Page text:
Sibil (Gr. σίβυλλα), a name applied to several women reputed prophetic in the ancient mythical period. Some authors say there were four, others ten, viz. : the Babylonian, the Libyan, the Delphian, the Cimmerian, the Erythraean, the Samian, the Cumaean (sometimes identified with the Erythraean), the Hel-lespontian or Trojan, the Phrygian, and the Tiburtine. Counsel and help were sought from them under the belief that they were able to predict, to avert calamities, and to appease the gods. The most famous of all was the Cumaean sibyl, so called from Cuma3, her residence in Campania. According to an ancient Roman legend, she offered to sell Tar-quinius Priscus nine books, which the king refused. Burning three, she offered the remaining six for the same price that she had asked for the nine; refused again, she burned three more, and still demanded the same price for the remaining three. The king purchased these, and the sibyl vanished. They were the famous sibylline books, and were preserved in the temple of Jupiter Capitolinus, in care of two officers (duumviri), afterward 10 (decemviri), and finally 15 (quindecemviri), who alone, directed by the senate, might inspect their contents. Of these nothing definite is known.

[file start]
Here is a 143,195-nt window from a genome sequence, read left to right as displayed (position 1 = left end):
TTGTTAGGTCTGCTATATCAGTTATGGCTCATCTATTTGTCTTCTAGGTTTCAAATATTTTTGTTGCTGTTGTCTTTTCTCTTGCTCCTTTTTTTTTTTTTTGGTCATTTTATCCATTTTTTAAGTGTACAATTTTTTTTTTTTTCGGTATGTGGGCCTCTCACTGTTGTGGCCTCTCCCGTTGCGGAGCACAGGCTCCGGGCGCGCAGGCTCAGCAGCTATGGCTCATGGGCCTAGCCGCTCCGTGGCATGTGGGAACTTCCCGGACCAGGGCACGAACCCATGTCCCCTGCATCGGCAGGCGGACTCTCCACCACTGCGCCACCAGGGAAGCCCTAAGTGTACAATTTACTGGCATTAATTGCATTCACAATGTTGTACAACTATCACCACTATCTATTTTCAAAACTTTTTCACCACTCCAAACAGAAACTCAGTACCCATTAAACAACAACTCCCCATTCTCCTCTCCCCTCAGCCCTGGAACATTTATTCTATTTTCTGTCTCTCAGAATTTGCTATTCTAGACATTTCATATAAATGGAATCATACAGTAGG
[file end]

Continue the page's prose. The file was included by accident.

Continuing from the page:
The sibylline books having perished when the temple of Jupiter Capitolinus was burned in 83 B. C, a new collection was compiled by ambassadors sent to the various sibylline oracles in Italy, Greece, and Asia Minor, and was deposited in the new temple of Jupiter. In the reign of Augustus spurious prophetic books multiplied in private hands, and the emperor ordered 2,000 of them to be burned. Those volumes in custody of the state, revised by Tiberius, were preserved in two gilt chests in the temple of Apollo. Eight books of apocryphal Christian literature, collected after the 2d century, entitled "Sibylline Oracles," and still extant, consist of a heterogeneous mixture of heathen, Jewish, and Christian poems. An edition of these books was published by Gallaaus in 1689 (4to, Amsterdam), and fragments have been edited by Angelo Mai (Milan, 1817) and Struve (Konigsberg, 1818).